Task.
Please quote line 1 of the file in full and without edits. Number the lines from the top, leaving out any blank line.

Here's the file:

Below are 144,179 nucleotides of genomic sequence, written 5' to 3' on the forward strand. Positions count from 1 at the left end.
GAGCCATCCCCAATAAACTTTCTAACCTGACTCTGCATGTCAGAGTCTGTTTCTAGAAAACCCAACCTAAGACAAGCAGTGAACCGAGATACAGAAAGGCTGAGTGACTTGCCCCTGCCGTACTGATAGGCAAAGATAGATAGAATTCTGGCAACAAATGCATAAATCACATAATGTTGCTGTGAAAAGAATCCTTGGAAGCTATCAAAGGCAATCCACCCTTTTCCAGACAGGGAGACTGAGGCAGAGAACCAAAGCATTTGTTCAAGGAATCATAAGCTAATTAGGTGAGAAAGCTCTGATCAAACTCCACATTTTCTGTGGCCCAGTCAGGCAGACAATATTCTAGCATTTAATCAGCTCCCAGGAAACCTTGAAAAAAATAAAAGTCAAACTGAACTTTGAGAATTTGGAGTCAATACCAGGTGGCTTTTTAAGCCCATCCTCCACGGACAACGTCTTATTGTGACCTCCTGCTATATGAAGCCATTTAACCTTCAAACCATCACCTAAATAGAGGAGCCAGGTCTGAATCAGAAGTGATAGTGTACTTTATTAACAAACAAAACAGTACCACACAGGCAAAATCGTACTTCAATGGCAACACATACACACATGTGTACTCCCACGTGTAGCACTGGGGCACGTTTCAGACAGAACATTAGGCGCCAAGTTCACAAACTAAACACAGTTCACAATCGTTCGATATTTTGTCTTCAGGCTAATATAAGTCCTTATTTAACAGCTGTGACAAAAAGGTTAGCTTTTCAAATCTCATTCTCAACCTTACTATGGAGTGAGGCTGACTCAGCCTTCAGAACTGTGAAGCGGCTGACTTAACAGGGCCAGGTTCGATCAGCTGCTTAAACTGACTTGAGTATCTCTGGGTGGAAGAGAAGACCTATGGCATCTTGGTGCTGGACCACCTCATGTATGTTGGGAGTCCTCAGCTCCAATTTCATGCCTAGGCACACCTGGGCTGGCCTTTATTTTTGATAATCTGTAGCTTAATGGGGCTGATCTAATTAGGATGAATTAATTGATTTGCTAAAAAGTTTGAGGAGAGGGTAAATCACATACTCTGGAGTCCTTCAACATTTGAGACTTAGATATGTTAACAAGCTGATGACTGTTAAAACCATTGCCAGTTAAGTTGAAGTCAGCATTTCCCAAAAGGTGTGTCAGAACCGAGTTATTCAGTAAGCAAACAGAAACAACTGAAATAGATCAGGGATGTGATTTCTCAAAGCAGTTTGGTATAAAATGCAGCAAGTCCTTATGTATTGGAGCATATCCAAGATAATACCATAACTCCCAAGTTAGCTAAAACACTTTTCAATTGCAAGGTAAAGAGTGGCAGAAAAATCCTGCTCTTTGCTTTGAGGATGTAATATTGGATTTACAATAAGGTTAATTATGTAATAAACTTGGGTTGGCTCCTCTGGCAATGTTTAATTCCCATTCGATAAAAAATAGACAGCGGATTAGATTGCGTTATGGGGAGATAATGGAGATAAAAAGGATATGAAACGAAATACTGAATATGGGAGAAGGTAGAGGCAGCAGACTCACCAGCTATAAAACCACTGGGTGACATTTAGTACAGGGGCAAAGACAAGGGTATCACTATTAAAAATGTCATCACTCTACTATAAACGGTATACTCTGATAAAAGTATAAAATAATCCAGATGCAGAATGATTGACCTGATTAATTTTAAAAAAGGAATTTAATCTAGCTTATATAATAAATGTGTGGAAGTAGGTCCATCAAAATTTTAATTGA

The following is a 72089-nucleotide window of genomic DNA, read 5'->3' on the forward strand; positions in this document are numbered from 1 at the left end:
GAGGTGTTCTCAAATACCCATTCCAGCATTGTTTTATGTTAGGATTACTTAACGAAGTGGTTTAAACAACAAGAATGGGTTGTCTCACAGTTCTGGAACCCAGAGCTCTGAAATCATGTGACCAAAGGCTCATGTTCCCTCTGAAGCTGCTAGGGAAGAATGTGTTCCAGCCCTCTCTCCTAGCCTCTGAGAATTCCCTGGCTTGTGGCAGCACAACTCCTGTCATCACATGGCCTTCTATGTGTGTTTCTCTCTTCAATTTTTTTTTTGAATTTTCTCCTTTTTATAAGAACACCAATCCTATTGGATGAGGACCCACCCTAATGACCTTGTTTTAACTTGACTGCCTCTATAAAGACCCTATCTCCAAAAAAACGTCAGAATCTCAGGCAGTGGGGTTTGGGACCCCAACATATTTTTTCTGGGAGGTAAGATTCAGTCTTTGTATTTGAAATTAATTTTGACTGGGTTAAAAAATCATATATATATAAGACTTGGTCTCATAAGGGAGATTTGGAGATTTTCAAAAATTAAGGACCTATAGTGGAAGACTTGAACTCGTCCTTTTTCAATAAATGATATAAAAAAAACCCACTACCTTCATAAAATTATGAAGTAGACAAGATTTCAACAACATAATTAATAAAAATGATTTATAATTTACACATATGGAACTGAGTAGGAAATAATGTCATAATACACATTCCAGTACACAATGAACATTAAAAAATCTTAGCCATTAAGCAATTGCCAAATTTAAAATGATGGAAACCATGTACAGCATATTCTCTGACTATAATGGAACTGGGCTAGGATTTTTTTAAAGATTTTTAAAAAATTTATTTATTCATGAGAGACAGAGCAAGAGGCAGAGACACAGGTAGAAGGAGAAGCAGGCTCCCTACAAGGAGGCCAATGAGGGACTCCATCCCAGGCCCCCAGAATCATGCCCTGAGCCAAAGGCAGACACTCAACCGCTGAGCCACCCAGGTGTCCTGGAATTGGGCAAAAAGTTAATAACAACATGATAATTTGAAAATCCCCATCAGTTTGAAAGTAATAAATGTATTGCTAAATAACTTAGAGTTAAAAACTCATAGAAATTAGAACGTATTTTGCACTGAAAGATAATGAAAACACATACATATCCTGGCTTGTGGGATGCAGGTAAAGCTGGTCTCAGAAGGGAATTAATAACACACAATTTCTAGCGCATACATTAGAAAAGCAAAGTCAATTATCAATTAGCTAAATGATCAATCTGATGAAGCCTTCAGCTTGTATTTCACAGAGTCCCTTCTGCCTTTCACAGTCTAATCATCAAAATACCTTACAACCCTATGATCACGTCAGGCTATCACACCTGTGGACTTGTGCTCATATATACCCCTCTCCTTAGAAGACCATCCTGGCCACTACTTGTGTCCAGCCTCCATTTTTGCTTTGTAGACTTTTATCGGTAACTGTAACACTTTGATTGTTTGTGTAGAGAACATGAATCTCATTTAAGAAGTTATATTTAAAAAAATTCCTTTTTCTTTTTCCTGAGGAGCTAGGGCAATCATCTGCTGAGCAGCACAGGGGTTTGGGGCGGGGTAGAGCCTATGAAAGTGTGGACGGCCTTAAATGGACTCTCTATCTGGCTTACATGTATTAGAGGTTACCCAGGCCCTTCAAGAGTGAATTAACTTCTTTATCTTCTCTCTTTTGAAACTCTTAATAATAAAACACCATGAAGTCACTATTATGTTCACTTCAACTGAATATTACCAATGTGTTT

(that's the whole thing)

Below are 144,179 nucleotides of genomic sequence, written 5' to 3' on the forward strand. Positions count from 1 at the left end.